rulemaking are fully supported," Poberezny said.
AOPA also responded to the Flight Plan, back in August, decrying any hint of user fees to come, among other comments. NBAA also raised concerns about user-fee discussions in the Flight Plan. "We do not believe this Flight Plan is the
proper vehicle for a discussion on the Trust Fund or future funding issues," NBAA said. "There are other interactive forums addressing these issues and where various perspectives can be presented on a
policy issue. A balanced presentation on these issues is not evident in the draft plan."
An airplane was landing, an airport worker was driving a pickup truck, and somehow the two collided ... not much else is clear yet in the incident that took place at Cable Airport in Upland, Calif.,
on Wednesday morning. The airplane hit the driver's side of the truck. The pilot was not hurt, but the driver suffered serious injuries. Michael Stewart, vice president of Cable Airport, told The Daily Bulletin that the airplane skidded off the runway and hit the truck. The NTSB is investigating. Meanwhile, nearly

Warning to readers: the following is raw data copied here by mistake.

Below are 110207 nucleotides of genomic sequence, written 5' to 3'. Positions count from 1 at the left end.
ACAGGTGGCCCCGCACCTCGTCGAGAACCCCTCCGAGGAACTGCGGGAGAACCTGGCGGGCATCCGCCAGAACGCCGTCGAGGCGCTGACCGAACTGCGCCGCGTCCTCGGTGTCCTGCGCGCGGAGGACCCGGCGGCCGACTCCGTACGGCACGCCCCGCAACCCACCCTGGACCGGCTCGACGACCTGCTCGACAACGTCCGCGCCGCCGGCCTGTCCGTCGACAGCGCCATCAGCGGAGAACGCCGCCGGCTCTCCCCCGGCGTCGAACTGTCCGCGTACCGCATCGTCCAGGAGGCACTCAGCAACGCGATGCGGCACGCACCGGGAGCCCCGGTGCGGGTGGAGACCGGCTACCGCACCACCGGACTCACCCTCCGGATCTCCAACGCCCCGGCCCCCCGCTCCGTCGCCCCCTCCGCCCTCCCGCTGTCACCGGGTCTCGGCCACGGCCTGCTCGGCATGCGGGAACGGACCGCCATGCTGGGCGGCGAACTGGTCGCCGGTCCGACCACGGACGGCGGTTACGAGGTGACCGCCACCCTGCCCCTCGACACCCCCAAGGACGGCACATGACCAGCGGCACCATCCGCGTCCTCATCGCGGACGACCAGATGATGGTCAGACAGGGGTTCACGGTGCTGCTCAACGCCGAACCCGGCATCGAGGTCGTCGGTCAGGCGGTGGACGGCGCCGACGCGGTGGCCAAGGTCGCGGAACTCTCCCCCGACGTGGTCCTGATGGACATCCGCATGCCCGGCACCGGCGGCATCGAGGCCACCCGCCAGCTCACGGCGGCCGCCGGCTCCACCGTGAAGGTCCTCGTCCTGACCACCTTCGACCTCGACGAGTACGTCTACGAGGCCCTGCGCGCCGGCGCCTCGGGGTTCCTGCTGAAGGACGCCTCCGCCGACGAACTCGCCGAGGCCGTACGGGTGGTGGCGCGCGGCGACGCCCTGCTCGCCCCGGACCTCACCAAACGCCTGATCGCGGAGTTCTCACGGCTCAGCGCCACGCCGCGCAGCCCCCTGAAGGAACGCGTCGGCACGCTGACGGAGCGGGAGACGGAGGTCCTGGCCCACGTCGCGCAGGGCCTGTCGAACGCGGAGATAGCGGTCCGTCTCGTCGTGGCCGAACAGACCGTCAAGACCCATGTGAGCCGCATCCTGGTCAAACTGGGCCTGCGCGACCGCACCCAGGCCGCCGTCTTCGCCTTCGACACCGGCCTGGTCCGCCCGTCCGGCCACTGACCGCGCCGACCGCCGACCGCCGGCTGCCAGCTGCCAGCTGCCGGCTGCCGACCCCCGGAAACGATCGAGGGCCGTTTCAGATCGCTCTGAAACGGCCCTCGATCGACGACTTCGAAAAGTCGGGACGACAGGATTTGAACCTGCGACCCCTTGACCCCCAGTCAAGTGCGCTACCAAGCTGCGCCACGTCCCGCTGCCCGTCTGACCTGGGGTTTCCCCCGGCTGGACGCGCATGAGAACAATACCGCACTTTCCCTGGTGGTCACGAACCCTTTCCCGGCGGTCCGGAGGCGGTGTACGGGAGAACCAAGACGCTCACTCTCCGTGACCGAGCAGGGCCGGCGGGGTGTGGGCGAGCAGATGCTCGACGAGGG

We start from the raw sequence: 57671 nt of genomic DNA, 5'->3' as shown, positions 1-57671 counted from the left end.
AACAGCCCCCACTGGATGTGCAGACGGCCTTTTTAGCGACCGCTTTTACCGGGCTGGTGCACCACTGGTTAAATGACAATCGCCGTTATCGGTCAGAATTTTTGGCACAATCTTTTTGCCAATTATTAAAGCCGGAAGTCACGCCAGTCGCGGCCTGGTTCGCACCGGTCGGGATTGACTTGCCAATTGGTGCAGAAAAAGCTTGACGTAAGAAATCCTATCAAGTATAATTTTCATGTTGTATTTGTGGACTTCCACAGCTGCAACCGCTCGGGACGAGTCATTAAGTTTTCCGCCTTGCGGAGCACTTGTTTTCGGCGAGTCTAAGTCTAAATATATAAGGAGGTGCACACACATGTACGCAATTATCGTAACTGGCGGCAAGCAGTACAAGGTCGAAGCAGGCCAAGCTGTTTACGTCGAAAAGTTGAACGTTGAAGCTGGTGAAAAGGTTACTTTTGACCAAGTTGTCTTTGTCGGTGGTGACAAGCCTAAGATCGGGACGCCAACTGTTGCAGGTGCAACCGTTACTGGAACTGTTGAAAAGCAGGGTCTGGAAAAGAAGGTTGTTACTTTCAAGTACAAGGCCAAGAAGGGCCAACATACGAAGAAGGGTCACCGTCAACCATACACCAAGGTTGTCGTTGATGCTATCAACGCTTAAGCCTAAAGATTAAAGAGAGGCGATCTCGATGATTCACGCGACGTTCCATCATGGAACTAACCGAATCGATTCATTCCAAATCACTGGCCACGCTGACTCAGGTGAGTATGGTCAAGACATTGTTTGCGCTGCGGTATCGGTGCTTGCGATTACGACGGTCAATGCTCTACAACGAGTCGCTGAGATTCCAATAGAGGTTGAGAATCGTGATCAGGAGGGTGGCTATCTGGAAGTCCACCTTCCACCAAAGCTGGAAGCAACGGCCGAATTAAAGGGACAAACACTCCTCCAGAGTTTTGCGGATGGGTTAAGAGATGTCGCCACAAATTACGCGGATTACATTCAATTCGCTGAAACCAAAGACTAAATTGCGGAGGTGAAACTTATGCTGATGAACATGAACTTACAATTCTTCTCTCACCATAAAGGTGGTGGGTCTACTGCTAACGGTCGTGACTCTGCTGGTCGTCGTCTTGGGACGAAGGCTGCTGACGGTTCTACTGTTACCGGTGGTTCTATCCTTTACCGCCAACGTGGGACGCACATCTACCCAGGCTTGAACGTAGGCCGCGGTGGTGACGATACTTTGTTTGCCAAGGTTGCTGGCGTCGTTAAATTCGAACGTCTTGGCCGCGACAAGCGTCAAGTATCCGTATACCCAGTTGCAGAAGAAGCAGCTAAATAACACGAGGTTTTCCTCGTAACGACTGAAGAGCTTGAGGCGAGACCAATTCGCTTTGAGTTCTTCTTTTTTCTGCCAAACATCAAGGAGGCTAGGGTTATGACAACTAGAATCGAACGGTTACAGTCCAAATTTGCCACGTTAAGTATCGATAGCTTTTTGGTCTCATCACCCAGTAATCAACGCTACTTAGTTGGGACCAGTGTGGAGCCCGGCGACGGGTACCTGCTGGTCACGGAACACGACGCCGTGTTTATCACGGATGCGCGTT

halfway around the world, a Piper Cub ran into a truck in Japan. Pilot href="http://www.kirkflyingvet.com/aviationhome.aspx" target="_blank">Maurice Kirk suffered minor injuries after the engine
quit above mountainous terrain and he made an emergency landing on a highway construction site, about 150 miles north of Tokyo. Kirk is partway through a multiyear round-the-world trip in his 1943
Cub. He was en route to Hiroshima, where he had planned to have the Cub crated and shipped to Alaska to continue his journey, after being refused transit across Russia's airspace. The Cub was badly
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If you need an extra enticement to go ahead and buy yourself a shiny new airplane before the year's out, some of the GA manufacturers are ready to give you that excuse. Diamond Aircraft is offering